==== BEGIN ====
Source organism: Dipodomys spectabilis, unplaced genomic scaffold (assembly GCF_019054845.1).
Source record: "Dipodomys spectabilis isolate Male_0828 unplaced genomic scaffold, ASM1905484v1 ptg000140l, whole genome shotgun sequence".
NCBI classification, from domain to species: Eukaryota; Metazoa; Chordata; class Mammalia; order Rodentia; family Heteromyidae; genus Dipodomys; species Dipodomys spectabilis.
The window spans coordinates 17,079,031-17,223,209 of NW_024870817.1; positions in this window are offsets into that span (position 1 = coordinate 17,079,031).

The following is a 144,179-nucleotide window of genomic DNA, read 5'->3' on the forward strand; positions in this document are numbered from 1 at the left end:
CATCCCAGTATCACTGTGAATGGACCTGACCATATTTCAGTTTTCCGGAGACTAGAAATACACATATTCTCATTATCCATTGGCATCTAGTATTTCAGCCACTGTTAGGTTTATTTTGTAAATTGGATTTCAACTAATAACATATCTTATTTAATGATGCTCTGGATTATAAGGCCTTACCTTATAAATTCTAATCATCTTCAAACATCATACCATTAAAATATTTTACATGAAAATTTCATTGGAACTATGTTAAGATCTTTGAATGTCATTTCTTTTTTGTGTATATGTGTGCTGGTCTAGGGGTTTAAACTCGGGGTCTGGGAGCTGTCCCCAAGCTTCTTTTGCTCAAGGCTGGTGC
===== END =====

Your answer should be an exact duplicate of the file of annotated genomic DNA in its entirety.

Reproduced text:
Source organism: Dipodomys spectabilis, unplaced genomic scaffold (assembly GCF_019054845.1).
Source record: "Dipodomys spectabilis isolate Male_0828 unplaced genomic scaffold, ASM1905484v1 ptg000140l, whole genome shotgun sequence".
NCBI classification, from domain to species: Eukaryota; Metazoa; Chordata; class Mammalia; order Rodentia; family Heteromyidae; genus Dipodomys; species Dipodomys spectabilis.
The window spans coordinates 17,079,031-17,223,209 of NW_024870817.1; positions in this window are offsets into that span (position 1 = coordinate 17,079,031).

The following is a 144,179-nucleotide window of genomic DNA, read 5'->3' on the forward strand; positions in this document are numbered from 1 at the left end:
CATCCCAGTATCACTGTGAATGGACCTGACCATATTTCAGTTTTCCGGAGACTAGAAATACACATATTCTCATTATCCATTGGCATCTAGTATTTCAGCCACTGTTAGGTTTATTTTGTAAATTGGATTTCAACTAATAACATATCTTATTTAATGATGCTCTGGATTATAAGGCCTTACCTTATAAATTCTAATCATCTTCAAACATCATACCATTAAAATATTTTACATGAAAATTTCATTGGAACTATGTTAAGATCTTTGAATGTCATTTCTTTTTTGTGTATATGTGTGCTGGTCTAGGGGTTTAAACTCGGGGTCTGGGAGCTGTCCCCAAGCTTCTTTTGCTCAAGGCTGGTGC